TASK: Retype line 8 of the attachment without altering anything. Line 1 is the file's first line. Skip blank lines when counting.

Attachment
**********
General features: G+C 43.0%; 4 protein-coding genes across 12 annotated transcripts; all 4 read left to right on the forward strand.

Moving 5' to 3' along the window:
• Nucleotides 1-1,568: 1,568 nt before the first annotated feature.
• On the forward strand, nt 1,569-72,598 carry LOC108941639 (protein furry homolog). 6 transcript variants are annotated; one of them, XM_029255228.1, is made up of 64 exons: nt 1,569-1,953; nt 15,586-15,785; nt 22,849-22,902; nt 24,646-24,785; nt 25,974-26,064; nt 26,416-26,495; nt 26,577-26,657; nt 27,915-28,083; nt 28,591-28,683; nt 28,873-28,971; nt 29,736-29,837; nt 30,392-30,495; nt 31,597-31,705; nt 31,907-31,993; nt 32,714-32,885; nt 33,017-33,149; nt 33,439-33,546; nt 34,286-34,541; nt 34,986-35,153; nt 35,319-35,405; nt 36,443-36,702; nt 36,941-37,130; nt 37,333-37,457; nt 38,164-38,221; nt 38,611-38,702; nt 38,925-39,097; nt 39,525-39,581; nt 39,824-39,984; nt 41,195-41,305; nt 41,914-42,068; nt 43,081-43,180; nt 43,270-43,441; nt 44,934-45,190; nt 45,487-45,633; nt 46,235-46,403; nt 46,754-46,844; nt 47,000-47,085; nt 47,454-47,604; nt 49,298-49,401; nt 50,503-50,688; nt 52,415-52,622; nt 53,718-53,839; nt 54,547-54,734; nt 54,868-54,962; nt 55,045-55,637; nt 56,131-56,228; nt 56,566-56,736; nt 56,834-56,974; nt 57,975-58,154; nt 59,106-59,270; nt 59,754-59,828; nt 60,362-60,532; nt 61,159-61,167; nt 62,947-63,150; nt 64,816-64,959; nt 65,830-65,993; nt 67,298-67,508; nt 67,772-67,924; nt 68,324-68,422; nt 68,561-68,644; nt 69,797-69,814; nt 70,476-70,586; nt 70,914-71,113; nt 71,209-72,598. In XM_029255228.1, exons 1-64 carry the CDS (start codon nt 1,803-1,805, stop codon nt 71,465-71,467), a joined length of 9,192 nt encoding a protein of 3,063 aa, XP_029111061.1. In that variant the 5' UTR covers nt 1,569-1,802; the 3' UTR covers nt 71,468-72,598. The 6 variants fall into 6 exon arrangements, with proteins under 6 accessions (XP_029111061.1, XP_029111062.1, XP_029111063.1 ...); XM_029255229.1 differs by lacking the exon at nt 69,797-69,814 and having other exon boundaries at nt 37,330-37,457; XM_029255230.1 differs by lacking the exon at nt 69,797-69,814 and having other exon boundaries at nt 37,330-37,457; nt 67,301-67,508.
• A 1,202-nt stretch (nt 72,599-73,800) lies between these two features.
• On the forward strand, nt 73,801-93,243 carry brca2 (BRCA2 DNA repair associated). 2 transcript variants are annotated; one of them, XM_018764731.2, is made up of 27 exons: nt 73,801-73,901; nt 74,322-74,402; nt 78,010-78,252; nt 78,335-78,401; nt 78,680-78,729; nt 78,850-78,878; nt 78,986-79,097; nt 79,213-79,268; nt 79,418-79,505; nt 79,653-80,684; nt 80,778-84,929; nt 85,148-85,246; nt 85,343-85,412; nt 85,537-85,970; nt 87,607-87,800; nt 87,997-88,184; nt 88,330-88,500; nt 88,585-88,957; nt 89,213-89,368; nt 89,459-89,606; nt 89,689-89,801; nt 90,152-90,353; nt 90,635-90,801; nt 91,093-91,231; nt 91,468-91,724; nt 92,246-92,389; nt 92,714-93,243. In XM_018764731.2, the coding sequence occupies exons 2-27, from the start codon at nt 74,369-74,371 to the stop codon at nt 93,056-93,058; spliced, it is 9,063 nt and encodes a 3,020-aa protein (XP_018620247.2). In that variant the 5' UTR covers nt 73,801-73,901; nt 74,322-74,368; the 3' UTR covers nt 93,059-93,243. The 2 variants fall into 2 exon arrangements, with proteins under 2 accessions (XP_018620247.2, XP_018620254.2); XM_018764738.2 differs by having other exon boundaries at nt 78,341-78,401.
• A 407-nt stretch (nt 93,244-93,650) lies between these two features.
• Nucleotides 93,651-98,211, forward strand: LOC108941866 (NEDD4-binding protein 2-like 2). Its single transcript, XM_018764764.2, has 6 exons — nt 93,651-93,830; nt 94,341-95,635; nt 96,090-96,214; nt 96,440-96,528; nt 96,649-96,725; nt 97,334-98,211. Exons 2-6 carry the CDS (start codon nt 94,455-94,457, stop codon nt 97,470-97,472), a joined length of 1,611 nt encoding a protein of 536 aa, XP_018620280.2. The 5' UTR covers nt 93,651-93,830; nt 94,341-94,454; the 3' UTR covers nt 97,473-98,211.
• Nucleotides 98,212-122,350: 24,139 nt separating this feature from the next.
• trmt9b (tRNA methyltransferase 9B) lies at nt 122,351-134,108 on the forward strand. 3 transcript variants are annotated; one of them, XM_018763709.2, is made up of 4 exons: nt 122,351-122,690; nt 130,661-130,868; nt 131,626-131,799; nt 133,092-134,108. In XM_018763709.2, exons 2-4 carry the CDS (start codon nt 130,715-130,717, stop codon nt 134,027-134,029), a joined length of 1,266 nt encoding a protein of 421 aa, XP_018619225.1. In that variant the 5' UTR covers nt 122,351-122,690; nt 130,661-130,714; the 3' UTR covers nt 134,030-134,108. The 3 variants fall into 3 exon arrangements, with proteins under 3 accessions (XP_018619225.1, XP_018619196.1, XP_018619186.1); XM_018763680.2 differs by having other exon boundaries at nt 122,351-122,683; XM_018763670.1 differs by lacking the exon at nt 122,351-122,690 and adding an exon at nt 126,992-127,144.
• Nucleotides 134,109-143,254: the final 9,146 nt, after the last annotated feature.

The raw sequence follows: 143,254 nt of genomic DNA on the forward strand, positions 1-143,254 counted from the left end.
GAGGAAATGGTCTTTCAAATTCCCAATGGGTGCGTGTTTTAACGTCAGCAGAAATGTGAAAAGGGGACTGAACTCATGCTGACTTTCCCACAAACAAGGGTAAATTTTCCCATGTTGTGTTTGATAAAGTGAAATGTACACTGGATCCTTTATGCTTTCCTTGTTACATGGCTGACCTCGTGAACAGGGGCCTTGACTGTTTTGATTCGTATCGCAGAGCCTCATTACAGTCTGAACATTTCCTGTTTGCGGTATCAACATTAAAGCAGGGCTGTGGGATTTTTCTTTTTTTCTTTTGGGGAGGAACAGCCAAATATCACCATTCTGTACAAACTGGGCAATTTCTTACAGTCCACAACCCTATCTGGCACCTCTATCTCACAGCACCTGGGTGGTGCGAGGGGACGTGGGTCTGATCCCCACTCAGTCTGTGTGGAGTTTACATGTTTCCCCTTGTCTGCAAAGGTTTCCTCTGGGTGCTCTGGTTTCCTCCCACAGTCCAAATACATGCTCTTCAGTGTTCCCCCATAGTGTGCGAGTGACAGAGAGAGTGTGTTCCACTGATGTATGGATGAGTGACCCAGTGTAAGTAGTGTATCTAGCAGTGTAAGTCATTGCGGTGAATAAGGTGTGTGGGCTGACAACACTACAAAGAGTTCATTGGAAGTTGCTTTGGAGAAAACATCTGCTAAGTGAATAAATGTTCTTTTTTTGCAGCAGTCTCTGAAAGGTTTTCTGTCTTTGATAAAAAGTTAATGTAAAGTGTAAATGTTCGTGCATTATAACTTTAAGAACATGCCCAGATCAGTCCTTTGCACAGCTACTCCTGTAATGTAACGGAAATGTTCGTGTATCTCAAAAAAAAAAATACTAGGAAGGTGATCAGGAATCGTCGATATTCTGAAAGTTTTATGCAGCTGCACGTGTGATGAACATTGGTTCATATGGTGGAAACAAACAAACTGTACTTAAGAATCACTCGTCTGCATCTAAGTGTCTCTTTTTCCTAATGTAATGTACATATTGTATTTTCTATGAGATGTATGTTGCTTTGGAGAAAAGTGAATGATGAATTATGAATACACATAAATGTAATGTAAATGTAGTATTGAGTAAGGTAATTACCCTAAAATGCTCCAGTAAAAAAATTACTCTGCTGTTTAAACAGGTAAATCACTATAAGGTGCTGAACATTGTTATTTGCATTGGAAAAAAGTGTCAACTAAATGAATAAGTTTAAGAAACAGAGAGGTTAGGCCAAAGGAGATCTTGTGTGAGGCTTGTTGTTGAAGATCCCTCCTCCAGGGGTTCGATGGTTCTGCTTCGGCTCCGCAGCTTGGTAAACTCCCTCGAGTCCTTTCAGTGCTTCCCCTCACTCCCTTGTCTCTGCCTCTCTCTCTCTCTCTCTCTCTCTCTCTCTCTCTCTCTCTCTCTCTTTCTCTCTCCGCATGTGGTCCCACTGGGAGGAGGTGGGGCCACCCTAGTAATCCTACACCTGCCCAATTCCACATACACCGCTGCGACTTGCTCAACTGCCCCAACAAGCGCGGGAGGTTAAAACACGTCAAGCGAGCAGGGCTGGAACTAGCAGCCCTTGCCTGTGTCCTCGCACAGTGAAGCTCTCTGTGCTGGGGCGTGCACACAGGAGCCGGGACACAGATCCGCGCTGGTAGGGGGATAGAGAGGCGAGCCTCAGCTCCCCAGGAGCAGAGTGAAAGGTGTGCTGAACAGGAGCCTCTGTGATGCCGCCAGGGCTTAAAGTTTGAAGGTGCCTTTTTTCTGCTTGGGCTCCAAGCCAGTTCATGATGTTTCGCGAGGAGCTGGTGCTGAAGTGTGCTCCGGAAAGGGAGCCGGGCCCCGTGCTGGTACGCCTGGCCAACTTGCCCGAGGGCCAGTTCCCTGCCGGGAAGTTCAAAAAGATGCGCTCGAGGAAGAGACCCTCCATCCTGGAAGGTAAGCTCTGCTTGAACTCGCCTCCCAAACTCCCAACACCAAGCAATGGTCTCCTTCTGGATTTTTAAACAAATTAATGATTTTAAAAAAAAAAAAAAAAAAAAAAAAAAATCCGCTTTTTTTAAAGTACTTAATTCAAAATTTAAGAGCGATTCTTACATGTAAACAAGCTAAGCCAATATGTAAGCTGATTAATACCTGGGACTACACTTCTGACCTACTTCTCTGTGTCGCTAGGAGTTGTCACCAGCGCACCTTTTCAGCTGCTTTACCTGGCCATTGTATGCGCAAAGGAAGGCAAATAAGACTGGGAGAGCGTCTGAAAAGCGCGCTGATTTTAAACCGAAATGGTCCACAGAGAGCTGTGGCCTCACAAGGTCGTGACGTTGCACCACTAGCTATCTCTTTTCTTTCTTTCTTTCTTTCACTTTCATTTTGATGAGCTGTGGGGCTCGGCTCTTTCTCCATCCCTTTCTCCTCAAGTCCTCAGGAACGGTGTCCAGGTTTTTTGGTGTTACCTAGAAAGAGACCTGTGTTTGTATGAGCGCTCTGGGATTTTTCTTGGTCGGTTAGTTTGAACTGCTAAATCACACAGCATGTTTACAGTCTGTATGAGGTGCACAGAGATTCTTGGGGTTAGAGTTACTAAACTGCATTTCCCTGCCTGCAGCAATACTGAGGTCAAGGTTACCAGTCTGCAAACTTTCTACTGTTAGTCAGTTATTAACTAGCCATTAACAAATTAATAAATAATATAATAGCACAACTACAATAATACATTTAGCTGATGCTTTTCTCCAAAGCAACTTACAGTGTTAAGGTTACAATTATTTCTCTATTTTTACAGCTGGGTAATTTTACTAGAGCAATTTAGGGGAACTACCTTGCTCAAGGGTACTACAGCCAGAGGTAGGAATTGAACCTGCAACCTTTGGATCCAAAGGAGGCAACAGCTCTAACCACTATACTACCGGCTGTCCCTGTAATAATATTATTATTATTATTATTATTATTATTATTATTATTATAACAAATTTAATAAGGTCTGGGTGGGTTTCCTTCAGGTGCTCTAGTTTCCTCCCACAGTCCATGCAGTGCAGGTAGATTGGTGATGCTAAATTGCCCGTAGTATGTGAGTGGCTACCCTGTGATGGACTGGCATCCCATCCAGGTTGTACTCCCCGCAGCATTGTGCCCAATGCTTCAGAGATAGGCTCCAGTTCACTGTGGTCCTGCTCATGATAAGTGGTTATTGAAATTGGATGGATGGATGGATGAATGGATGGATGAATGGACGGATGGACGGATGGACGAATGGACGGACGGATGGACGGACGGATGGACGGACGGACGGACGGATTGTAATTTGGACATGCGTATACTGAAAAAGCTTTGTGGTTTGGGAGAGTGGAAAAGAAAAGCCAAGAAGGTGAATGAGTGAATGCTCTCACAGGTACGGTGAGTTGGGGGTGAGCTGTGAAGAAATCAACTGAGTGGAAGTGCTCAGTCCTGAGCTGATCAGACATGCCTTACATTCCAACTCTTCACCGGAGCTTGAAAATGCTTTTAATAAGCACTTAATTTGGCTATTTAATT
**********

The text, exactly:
• Nucleotides 93,651-98,211, forward strand: LOC108941866 (NEDD4-binding protein 2-like 2). Its single transcript, XM_018764764.2, has 6 exons — nt 93,651-93,830; nt 94,341-95,635; nt 96,090-96,214; nt 96,440-96,528; nt 96,649-96,725; nt 97,334-98,211. Exons 2-6 carry the CDS (start codon nt 94,455-94,457, stop codon nt 97,470-97,472), a joined length of 1,611 nt encoding a protein of 536 aa, XP_018620280.2. The 5' UTR covers nt 93,651-93,830; nt 94,341-94,454; the 3' UTR covers nt 97,473-98,211.